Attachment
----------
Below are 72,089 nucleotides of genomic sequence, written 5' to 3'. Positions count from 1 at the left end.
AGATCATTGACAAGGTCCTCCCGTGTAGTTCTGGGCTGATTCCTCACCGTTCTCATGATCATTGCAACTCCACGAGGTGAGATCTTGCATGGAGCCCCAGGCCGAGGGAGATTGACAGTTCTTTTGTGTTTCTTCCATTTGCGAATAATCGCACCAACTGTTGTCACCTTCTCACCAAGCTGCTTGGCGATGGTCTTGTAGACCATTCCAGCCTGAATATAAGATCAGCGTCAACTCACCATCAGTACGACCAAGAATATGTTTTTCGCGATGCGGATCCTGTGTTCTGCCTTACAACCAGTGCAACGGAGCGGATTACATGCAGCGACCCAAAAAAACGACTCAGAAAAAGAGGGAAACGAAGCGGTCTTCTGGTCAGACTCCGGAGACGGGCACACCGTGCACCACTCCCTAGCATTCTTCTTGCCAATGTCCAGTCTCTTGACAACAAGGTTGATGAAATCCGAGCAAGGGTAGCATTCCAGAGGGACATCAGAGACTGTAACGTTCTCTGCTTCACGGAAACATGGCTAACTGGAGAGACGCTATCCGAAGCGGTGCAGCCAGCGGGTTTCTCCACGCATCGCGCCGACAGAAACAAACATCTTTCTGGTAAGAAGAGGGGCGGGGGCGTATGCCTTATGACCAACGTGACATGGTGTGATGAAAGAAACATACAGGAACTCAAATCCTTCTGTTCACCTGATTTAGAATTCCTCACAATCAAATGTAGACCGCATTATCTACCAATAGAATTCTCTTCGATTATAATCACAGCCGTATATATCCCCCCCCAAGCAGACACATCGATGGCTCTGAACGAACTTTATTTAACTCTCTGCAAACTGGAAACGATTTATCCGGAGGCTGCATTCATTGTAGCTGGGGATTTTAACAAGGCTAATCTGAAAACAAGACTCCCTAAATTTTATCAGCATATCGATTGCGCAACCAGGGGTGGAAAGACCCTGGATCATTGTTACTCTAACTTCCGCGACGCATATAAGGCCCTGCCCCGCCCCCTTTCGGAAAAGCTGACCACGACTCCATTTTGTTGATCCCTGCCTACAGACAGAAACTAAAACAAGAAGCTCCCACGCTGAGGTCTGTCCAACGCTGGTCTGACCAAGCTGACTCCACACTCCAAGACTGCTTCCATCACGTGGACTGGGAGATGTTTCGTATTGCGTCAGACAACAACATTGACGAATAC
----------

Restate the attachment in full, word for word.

Below are 72,089 nucleotides of genomic sequence, written 5' to 3'. Positions count from 1 at the left end.
AGATCATTGACAAGGTCCTCCCGTGTAGTTCTGGGCTGATTCCTCACCGTTCTCATGATCATTGCAACTCCACGAGGTGAGATCTTGCATGGAGCCCCAGGCCGAGGGAGATTGACAGTTCTTTTGTGTTTCTTCCATTTGCGAATAATCGCACCAACTGTTGTCACCTTCTCACCAAGCTGCTTGGCGATGGTCTTGTAGACCATTCCAGCCTGAATATAAGATCAGCGTCAACTCACCATCAGTACGACCAAGAATATGTTTTTCGCGATGCGGATCCTGTGTTCTGCCTTACAACCAGTGCAACGGAGCGGATTACATGCAGCGACCCAAAAAAACGACTCAGAAAAAGAGGGAAACGAAGCGGTCTTCTGGTCAGACTCCGGAGACGGGCACACCGTGCACCACTCCCTAGCATTCTTCTTGCCAATGTCCAGTCTCTTGACAACAAGGTTGATGAAATCCGAGCAAGGGTAGCATTCCAGAGGGACATCAGAGACTGTAACGTTCTCTGCTTCACGGAAACATGGCTAACTGGAGAGACGCTATCCGAAGCGGTGCAGCCAGCGGGTTTCTCCACGCATCGCGCCGACAGAAACAAACATCTTTCTGGTAAGAAGAGGGGCGGGGGCGTATGCCTTATGACCAACGTGACATGGTGTGATGAAAGAAACATACAGGAACTCAAATCCTTCTGTTCACCTGATTTAGAATTCCTCACAATCAAATGTAGACCGCATTATCTACCAATAGAATTCTCTTCGATTATAATCACAGCCGTATATATCCCCCCCCAAGCAGACACATCGATGGCTCTGAACGAACTTTATTTAACTCTCTGCAAACTGGAAACGATTTATCCGGAGGCTGCATTCATTGTAGCTGGGGATTTTAACAAGGCTAATCTGAAAACAAGACTCCCTAAATTTTATCAGCATATCGATTGCGCAACCAGGGGTGGAAAGACCCTGGATCATTGTTACTCTAACTTCCGCGACGCATATAAGGCCCTGCCCCGCCCCCTTTCGGAAAAGCTGACCACGACTCCATTTTGTTGATCCCTGCCTACAGACAGAAACTAAAACAAGAAGCTCCCACGCTGAGGTCTGTCCAACGCTGGTCTGACCAAGCTGACTCCACACTCCAAGACTGCTTCCATCACGTGGACTGGGAGATGTTTCGTATTGCGTCAGACAACAACATTGACGAATAC